Bee is one of the last remaining examples of the original Stroma Yoles, a style of boat that is a legacy from the days when Vikings lived and ruled in the North of Scotland. Strongly constructed using larch planking, oak frames and copper fastenings, Bee is larger than most yoles. According to the Registry of Fishing Boats in Scotland, Bee was built by the Banks brothers at Harrow near Mey in 1904. She was registered in the port of Wick on the 5th of May 1912 and was given the registration number WK 378. Her method of propulsion was fore and aft sprit sails with lines as the mode of fishing. The entry for name of owner was ‘David Sinclair and other residents of Stroma’, the other owners were Hugh Simpson, James Robertson, Matthew Dundas and Sinclair Bremner – all were crofters on the island who required a boat to carry livestock to and from the mainland, across one of the roughest stretches of sea in Europe. Bee is fully seaworthy and has a complete Marine Survey Report carried out recently by a Naval Architect. She is currently owned by a charity, The Berwickshire Maritime Trust, who have used her to teach traditional sailing skills to young people. Sale proceeds will benefit the charity.

Courtesy Sotheby's

Elephant Bird Egg. An intact and complete elephant bird egg [Madagascar, 17th century or earlier]. Estimate £20,000-30,000.

The elephant bird was a ratite (or flightless bird) of the genus Aepyornis, which comprised a number of species (possibly seven), of which the term most commonly refers to the Aepyornis maximus. Indigenous to the island of Madagascar, the elephant bird typically grew to a height of about three metres tall and usually weighed some 450kg. For reasons that remain unclear, but may include hunting by European settlers and the loss of habitat due to deforestation and/or climate change, the elephant bird became extinct possibly as early as the 13th century and certainly by the end of the 17th century. Elephant birds’ eggs became sought-after rarities and curiosities during the late nineteenth century–especially intact examples–and the interest in them continues to the present day.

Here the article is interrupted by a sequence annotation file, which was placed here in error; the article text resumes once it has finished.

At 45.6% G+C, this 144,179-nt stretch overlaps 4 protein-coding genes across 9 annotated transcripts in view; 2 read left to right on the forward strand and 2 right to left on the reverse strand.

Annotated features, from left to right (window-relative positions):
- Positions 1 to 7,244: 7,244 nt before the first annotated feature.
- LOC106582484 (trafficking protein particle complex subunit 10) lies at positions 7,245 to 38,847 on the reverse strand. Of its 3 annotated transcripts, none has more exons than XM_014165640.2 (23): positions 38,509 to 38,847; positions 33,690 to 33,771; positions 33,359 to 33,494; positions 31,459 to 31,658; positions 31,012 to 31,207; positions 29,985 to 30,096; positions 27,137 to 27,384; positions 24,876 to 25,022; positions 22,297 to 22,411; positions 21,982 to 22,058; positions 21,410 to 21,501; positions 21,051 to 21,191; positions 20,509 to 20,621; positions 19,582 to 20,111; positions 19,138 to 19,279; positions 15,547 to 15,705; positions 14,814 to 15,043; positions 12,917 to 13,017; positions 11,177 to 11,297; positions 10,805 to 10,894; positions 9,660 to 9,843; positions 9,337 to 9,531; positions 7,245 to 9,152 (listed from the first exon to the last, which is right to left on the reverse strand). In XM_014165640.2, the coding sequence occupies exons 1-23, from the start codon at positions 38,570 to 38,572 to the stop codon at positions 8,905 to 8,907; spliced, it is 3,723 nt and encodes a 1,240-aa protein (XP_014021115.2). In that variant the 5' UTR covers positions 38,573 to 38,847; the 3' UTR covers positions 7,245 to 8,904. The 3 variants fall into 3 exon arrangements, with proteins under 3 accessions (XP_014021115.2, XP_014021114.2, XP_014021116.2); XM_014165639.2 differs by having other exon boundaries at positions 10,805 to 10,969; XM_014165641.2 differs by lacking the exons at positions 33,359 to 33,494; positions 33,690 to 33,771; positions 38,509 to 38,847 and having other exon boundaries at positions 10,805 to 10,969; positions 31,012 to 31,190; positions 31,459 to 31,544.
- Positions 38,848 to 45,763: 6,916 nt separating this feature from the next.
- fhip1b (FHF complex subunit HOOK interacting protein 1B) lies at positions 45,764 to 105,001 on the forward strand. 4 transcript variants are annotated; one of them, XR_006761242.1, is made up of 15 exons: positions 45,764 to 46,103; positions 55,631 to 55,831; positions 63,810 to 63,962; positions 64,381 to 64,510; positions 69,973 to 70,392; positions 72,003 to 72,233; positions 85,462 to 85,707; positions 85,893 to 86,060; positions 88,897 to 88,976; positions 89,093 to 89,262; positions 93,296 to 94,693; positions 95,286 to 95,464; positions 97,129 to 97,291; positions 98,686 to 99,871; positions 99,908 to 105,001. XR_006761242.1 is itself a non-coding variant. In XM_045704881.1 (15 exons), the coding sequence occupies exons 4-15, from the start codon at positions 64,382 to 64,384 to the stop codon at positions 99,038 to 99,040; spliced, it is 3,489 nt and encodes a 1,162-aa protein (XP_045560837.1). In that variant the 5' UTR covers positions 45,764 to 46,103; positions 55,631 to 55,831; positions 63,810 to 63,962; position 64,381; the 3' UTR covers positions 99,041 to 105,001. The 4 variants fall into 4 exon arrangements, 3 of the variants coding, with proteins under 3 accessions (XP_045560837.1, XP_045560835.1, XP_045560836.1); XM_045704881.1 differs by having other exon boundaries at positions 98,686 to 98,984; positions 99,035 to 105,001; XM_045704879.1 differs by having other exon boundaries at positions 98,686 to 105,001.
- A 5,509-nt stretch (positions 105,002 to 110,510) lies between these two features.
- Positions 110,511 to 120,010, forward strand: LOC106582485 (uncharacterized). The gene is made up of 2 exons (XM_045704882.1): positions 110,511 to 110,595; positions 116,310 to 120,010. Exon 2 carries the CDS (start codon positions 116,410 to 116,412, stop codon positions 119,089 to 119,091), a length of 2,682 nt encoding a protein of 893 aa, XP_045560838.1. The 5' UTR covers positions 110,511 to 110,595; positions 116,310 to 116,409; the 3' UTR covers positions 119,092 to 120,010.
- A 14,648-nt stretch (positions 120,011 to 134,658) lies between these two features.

Belmond is proud to present this unique experience at Belmond le Manoir aux Quat’Saisons. Created by celebrated chef Raymond Blanc OBE, Belmond Le Manoir aux Quat’Saisons is one of the UK’s most cherished manor house hotels. Tucked into the Oxfordshire countryside, and housed in a 15th -century manor, the hotel has held two Michelin stars since 1984. The winning bidder, together with their guest, will spend two nights in a Junior Suite. On both nights, they will dine in Raymond Blanc’s 2 Michelin starred restaurant, choosing from any of the dinner menus, accompanied by a selected wine flight. They will enjoy a full breakfast on both mornings, take part in one full-day hands-on course in The Raymond Blanc Cookery School, and meet with Raymond Blanc, either for an aperitif before dinner or during the day. This lot is topped off with a signed and dedicated collection of Raymond’s cookery books to take home as an enduring memento.

courtesy sotheby's

Belmond Le Manoir Aux Quat’saisons Experience for Two Guests. Estimate £4,000-5,000.